Europe's energy crisis: How will EU ministers address rising prices?

Press quote (Euronews)
09 September 2022

Elisabetta Cornago, a senior research fellow at the Centre for European Reform, explained that the way the EU energy market is designed, demand is met by the cheapest power plants up until the most expensive power plants.

The most expensive power plant then determines the price for the entire market.

The European Commission has proposed a revenue cap on non-gas producers, including nuclear, coal and renewables to bring down prices.

This means that they would not earn more than the fixed price - and the revenues above the price cap would go back to governments. The intent is that the money will be used to protect vulnerable households and companies, Cornago explained.

...Cornago pointed out however that the revenue cap would be an "interim solution" with some governments likely wanting to go a bit further.

...Cornago at the Centre for European Reform said, "one proposal that would indeed make a big a target for energy savings on the electricity market."

The EU Council agreed over the summer that all member states would cut their gas consumption this winter by 15% compared to the average over the last five years.

Now the European Commission wants to have a "mandatory target for reducing electricity use at peak hours."

"These types of proposals should be one that can really reduce not only the risk of potential blackouts but also can lower the pressure on prices and as such, then reduce energy bills for consumers," Cornago said.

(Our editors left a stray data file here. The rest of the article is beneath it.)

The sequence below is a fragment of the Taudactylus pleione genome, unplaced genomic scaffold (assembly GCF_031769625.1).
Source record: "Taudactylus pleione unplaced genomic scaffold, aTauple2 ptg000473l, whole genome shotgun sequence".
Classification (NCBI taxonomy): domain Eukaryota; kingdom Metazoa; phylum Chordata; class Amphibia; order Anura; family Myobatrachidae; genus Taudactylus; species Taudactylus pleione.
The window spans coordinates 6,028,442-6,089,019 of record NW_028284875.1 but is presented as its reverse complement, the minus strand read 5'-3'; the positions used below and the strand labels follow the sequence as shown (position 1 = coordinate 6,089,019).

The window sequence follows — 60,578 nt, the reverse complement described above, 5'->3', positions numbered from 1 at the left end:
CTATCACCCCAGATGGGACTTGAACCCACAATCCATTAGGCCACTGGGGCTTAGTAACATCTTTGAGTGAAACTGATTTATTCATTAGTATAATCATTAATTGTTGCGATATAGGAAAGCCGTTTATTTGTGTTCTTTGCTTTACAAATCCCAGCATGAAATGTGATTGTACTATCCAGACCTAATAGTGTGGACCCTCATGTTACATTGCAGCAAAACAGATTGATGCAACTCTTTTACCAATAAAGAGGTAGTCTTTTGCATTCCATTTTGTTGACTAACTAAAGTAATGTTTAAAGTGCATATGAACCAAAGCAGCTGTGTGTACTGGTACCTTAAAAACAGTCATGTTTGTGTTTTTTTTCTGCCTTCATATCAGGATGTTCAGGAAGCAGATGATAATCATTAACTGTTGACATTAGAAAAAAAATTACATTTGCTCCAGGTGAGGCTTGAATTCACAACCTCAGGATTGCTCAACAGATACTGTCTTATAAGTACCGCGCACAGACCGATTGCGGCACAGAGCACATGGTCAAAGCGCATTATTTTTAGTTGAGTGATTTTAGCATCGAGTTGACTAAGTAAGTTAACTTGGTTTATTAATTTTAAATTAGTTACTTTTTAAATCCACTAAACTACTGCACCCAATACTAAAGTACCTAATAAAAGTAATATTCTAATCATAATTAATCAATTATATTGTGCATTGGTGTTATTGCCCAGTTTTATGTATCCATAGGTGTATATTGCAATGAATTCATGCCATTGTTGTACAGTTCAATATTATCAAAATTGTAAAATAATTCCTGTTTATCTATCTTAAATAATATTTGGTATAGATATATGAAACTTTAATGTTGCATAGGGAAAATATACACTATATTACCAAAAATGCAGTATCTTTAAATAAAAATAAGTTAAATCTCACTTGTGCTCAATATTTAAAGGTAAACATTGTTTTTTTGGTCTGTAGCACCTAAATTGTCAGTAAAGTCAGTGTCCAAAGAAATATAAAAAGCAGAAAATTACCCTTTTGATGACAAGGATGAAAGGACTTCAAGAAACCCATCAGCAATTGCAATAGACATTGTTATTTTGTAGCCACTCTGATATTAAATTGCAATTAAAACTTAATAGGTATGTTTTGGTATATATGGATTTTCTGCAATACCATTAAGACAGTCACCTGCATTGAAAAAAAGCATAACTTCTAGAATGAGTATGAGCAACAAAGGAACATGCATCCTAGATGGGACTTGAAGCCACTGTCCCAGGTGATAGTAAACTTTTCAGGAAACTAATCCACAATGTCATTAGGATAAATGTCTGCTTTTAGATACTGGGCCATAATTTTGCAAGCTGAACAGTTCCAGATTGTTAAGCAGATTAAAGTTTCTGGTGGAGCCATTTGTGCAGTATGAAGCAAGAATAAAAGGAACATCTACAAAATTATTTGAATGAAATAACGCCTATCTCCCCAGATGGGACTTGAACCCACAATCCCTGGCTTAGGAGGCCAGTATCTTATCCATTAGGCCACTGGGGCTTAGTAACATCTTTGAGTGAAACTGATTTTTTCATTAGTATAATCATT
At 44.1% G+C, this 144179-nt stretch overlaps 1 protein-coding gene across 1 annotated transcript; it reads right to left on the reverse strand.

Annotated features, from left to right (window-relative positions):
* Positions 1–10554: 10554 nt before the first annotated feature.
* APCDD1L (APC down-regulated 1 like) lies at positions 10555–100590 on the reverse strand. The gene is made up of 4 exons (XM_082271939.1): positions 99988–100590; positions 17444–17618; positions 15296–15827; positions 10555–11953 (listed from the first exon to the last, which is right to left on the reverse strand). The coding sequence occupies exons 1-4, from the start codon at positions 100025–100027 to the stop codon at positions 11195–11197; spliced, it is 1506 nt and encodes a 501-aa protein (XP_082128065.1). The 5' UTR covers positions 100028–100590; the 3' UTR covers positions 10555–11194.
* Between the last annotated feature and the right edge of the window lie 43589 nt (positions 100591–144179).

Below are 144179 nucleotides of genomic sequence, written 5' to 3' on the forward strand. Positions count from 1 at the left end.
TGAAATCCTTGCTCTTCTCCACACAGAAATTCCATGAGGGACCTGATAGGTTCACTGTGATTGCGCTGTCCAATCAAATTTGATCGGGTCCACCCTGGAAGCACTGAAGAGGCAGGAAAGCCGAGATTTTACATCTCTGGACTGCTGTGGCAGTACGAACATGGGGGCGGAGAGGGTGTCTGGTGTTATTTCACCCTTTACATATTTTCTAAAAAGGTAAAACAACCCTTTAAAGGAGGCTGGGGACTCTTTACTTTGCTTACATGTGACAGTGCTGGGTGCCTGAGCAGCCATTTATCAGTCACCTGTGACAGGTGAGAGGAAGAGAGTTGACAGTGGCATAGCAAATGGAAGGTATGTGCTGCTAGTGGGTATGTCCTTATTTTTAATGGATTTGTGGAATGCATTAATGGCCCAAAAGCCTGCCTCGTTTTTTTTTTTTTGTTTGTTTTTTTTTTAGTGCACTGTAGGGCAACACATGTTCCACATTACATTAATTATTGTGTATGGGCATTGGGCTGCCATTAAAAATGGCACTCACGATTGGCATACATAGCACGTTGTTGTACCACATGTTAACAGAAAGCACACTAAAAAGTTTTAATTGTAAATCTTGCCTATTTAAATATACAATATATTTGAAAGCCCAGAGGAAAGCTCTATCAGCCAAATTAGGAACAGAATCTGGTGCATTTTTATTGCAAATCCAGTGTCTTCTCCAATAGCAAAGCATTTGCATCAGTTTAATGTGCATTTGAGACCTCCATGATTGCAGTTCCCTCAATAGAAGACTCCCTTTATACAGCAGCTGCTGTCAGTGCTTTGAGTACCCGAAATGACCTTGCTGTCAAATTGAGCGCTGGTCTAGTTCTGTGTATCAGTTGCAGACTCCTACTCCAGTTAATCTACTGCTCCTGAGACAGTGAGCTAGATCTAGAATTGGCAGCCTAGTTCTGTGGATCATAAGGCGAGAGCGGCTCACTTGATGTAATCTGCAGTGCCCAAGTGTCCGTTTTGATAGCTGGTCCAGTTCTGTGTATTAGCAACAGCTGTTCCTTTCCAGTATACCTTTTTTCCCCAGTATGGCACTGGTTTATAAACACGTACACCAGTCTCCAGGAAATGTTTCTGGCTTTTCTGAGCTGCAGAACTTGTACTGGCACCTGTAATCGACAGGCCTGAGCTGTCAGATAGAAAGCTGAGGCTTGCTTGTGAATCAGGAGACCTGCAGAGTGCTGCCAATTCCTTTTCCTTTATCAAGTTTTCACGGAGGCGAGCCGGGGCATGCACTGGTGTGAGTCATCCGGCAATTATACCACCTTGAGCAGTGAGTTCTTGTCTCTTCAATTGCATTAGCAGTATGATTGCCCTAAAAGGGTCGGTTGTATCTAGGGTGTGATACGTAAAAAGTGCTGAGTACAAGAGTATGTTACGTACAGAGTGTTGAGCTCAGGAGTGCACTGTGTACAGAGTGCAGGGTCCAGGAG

...Cornago said the solidarity contribution from fossil fuel companies was the "most mysterious" of the proposals on the table.

"There are energy sector companies that have been making large profits because of the very high gas prices particularly," she said.

"But also oil has been experiencing a lot of volatility through the summer particularly. And so because of that, because they have been reaping very high profits, that's why you call them windfall. They were unexpected."

It's a way of using those revenues to "fill in the gap that the public budgets are now facing when it comes to helping out consumers".

Cornago said there's "increasing awareness" that households and small businesses are suffering and so "there's this understanding that a lot more needs to be done through the winter, too, to help consumers."